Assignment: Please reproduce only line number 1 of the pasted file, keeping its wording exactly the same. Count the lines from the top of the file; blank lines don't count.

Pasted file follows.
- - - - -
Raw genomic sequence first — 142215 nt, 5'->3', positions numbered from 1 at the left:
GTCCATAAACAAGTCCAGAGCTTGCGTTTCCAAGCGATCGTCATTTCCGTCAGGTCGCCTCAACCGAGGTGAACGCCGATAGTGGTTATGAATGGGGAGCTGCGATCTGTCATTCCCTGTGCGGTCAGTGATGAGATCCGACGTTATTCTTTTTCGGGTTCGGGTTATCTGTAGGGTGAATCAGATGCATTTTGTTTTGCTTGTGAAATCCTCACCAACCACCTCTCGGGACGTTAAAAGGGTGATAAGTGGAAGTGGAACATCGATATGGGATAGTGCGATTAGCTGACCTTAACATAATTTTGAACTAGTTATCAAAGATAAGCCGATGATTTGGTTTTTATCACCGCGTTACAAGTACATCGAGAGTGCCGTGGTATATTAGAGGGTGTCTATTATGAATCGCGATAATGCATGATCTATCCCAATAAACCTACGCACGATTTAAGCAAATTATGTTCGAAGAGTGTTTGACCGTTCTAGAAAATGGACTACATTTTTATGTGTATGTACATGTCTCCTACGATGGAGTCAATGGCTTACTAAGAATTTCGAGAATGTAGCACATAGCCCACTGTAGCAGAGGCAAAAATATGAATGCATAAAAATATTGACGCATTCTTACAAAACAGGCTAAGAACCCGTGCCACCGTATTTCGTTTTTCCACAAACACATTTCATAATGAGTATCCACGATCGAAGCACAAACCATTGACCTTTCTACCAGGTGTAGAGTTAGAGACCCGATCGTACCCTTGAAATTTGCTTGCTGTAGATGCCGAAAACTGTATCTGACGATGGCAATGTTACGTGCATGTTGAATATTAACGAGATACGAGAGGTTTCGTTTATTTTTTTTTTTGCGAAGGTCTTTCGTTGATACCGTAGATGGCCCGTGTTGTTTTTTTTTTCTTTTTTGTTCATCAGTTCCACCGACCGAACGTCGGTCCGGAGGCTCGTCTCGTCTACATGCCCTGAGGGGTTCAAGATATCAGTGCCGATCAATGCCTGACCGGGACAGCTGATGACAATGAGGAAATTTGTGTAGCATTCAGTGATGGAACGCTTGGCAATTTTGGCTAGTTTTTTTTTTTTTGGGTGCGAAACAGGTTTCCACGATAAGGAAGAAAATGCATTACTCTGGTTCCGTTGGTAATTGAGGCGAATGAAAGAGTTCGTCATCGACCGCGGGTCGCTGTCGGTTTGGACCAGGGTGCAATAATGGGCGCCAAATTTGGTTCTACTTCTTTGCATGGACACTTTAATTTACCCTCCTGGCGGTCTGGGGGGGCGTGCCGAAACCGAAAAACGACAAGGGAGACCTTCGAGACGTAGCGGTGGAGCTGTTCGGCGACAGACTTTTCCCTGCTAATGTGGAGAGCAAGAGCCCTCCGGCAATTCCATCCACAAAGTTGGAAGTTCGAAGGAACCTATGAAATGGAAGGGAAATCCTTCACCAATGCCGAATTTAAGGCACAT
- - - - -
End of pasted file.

Raw genomic sequence first — 142215 nt, 5'->3', positions numbered from 1 at the left: